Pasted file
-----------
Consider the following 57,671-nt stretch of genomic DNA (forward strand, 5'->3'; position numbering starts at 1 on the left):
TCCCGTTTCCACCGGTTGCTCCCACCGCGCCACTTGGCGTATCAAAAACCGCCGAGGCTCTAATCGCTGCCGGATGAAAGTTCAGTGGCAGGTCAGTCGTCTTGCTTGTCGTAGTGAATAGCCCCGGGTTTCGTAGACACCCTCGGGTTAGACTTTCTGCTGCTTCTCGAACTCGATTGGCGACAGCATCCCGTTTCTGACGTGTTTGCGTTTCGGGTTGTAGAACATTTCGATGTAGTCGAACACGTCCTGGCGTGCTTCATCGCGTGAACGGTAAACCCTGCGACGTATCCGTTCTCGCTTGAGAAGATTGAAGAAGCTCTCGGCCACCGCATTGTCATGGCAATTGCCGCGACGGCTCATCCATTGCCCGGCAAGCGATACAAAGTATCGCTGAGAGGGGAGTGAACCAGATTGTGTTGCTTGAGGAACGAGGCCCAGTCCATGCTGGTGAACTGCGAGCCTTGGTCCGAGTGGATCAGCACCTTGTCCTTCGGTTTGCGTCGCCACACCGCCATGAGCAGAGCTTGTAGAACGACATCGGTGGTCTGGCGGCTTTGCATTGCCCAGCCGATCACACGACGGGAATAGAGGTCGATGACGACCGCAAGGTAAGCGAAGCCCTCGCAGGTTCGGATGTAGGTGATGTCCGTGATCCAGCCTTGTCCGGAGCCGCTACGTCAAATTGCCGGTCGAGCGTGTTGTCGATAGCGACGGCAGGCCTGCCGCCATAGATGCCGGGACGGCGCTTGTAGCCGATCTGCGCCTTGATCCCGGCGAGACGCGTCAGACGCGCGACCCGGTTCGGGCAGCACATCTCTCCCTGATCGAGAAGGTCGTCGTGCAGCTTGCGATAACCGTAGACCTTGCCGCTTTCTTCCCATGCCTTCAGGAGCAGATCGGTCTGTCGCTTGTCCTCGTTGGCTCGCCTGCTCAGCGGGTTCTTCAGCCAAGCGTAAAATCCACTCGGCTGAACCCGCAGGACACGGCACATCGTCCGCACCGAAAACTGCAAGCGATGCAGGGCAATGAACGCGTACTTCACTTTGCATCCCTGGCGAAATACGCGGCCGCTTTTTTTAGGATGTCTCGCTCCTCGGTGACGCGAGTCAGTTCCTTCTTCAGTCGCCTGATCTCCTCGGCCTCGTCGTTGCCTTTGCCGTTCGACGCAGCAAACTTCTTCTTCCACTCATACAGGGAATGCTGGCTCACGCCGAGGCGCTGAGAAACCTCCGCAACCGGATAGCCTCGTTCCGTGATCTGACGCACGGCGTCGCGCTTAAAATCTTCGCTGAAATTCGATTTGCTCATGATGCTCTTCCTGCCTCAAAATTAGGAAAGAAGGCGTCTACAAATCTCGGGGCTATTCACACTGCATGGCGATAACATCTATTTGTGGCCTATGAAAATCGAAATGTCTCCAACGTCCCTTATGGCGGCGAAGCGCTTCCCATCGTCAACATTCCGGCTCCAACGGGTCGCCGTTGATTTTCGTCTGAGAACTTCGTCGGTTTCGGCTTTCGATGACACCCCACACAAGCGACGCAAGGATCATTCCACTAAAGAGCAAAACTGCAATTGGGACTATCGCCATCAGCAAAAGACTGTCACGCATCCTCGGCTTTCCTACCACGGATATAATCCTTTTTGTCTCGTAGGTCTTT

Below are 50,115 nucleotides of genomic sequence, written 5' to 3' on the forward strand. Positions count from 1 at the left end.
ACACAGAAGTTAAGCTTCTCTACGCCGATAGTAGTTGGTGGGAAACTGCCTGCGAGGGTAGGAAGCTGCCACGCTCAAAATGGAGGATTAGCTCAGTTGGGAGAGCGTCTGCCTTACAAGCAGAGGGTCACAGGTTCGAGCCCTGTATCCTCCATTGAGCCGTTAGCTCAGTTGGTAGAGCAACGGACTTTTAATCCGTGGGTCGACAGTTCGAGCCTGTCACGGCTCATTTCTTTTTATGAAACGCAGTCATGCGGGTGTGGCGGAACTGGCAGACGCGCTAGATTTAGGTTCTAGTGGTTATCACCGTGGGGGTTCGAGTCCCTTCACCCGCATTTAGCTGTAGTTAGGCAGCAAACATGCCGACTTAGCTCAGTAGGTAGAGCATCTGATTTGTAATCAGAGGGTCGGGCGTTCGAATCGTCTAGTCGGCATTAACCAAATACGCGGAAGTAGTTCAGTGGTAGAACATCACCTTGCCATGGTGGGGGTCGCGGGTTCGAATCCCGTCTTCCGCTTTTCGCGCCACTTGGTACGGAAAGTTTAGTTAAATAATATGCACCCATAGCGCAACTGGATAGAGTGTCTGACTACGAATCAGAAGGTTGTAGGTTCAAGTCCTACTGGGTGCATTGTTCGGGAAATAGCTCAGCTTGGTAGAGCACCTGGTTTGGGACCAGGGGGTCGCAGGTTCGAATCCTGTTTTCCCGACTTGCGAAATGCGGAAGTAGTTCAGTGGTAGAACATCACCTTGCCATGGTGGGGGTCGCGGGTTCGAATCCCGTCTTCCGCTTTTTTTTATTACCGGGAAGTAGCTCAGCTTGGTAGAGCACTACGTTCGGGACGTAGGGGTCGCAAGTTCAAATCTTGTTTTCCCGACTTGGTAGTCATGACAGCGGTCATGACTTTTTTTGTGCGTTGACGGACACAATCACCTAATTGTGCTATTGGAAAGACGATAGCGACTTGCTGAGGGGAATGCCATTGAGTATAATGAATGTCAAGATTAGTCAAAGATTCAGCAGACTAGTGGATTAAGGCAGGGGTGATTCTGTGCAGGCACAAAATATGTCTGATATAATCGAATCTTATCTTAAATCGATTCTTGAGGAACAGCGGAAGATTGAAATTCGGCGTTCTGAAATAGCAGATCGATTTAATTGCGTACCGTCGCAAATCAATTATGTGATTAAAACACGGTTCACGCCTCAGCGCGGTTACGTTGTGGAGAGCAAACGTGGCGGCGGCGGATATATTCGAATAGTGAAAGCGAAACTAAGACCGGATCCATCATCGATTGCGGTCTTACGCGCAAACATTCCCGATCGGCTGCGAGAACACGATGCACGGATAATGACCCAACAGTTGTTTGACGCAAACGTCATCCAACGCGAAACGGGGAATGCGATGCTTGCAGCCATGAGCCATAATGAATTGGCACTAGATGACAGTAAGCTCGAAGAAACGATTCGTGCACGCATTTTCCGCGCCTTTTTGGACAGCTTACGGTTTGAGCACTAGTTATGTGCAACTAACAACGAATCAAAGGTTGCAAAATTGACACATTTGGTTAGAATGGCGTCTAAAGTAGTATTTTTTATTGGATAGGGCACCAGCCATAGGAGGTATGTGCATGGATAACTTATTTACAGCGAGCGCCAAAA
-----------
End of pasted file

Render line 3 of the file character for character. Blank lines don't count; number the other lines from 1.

Below are 50,115 nucleotides of genomic sequence, written 5' to 3' on the forward strand. Positions count from 1 at the left end.